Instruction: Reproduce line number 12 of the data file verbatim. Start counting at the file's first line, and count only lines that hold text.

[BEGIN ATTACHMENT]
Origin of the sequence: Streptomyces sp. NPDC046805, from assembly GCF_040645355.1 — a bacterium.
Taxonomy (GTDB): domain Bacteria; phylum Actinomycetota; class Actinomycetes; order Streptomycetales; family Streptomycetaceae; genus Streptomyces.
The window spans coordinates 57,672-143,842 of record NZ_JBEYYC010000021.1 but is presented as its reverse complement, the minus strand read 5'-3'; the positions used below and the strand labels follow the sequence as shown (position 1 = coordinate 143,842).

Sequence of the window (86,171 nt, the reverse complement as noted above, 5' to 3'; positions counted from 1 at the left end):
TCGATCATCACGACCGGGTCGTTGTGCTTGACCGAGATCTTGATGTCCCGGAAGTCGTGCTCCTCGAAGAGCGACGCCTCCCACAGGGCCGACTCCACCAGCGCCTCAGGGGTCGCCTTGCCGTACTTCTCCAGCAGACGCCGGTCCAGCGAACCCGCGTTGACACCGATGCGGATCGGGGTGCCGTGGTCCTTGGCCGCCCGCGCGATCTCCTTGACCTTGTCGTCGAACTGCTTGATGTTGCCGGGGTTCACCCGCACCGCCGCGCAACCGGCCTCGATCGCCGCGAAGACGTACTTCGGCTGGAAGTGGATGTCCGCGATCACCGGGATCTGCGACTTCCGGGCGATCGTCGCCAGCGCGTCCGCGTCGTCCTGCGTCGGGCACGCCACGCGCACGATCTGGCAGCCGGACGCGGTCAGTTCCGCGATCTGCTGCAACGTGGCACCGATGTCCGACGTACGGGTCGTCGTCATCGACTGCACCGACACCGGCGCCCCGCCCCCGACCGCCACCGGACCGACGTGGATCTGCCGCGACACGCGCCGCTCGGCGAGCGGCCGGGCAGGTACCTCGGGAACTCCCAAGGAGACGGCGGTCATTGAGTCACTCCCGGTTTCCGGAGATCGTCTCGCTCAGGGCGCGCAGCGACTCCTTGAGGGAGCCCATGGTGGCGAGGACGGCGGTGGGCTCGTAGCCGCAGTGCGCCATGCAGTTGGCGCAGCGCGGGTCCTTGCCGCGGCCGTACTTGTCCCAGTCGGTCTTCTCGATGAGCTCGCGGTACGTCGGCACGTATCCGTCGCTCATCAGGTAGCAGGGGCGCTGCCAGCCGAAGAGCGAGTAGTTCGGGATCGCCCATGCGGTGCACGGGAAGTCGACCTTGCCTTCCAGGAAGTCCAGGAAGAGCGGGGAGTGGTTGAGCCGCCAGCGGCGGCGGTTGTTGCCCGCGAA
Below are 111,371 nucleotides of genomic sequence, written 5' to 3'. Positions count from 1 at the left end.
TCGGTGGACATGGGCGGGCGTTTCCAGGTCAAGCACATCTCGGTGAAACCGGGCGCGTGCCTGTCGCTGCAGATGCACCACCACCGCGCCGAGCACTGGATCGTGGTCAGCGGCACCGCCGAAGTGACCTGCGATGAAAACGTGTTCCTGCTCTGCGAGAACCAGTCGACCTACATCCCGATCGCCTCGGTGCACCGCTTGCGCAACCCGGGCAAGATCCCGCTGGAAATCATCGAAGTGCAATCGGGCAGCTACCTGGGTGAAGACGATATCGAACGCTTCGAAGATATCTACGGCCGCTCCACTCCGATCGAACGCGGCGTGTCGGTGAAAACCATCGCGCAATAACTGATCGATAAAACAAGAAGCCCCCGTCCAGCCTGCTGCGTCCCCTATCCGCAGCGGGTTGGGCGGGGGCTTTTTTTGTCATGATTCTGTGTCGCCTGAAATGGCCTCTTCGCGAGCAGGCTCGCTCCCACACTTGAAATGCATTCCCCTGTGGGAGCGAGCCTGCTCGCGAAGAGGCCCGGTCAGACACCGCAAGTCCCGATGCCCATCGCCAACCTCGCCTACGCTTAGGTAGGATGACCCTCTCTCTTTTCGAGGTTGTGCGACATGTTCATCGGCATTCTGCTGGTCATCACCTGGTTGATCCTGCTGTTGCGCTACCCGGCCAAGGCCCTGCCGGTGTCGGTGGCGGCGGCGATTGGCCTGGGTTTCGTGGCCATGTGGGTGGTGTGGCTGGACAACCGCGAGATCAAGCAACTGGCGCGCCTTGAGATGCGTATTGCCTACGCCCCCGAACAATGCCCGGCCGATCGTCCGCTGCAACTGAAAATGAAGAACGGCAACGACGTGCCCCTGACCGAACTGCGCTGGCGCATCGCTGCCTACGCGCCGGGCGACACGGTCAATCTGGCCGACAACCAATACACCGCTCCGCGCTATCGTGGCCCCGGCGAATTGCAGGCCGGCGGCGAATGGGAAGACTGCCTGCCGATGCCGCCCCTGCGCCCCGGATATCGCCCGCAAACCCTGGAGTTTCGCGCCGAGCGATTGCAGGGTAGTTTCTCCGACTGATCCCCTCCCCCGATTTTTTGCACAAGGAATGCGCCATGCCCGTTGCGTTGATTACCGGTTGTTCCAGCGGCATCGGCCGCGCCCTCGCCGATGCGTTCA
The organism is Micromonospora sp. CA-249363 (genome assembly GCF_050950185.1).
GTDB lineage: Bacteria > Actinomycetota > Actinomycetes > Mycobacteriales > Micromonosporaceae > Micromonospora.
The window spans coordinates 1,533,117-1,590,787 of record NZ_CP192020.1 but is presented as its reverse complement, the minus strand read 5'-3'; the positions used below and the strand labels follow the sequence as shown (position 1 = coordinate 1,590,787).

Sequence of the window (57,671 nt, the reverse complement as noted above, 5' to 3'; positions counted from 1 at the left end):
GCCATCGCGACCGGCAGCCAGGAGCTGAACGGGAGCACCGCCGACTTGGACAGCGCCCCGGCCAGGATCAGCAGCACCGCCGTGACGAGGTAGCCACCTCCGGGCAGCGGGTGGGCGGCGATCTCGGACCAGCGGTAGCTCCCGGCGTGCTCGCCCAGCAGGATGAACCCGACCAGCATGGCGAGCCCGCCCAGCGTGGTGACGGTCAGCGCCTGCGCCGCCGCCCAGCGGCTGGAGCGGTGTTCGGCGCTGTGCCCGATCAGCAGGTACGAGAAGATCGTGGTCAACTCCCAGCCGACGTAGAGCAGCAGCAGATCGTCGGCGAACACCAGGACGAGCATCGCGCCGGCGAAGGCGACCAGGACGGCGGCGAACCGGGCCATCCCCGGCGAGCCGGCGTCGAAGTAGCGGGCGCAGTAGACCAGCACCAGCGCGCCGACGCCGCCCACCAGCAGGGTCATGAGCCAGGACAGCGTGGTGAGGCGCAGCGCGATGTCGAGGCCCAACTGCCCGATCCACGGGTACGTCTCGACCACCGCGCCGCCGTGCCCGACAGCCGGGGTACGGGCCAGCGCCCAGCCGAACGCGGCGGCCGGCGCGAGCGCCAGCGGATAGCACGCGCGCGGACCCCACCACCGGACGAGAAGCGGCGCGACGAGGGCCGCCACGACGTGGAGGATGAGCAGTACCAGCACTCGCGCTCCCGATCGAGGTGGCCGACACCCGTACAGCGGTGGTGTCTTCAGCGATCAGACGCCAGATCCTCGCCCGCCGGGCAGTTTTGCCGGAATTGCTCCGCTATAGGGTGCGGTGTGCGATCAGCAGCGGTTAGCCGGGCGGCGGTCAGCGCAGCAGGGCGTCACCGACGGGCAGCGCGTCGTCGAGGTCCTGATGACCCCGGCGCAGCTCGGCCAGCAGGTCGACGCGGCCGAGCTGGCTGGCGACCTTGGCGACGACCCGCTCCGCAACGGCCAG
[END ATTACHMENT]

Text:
GCCATCGCGACCGGCAGCCAGGAGCTGAACGGGAGCACCGCCGACTTGGACAGCGCCCCGGCCAGGATCAGCAGCACCGCCGTGACGAGGTAGCCACCTCCGGGCAGCGGGTGGGCGGCGATCTCGGACCAGCGGTAGCTCCCGGCGTGCTCGCCCAGCAGGATGAACCCGACCAGCATGGCGAGCCCGCCCAGCGTGGTGACGGTCAGCGCCTGCGCCGCCGCCCAGCGGCTGGAGCGGTGTTCGGCGCTGTGCCCGATCAGCAGGTACGAGAAGATCGTGGTCAACTCCCAGCCGACGTAGAGCAGCAGCAGATCGTCGGCGAACACCAGGACGAGCATCGCGCCGGCGAAGGCGACCAGGACGGCGGCGAACCGGGCCATCCCCGGCGAGCCGGCGTCGAAGTAGCGGGCGCAGTAGACCAGCACCAGCGCGCCGACGCCGCCCACCAGCAGGGTCATGAGCCAGGACAGCGTGGTGAGGCGCAGCGCGATGTCGAGGCCCAACTGCCCGATCCACGGGTACGTCTCGACCACCGCGCCGCCGTGCCCGACAGCCGGGGTACGGGCCAGCGCCCAGCCGAACGCGGCGGCCGGCGCGAGCGCCAGCGGATAGCACGCGCGCGGACCCCACCACCGGACGAGAAGCGGCGCGACGAGGGCCGCCACGACGTGGAGGATGAGCAGTACCAGCACTCGCGCTCCCGATCGAGGTGGCCGACACCCGTACAGCGGTGGTGTCTTCAGCGATCAGACGCCAGATCCTCGCCCGCCGGGCAGTTTTGCCGGAATTGCTCCGCTATAGGGTGCGGTGTGCGATCAGCAGCGGTTAGCCGGGCGGCGGTCAGCGCAGCAGGGCGTCACCGACGGGCAGCGCGTCGTCGAGGTCCTGATGACCCCGGCGCAGCTCGGCCAGCAGGTCGACGCGGCCGAGCTGGCTGGCGACCTTGGCGACGACCCGCTCCGCAACGGCCAG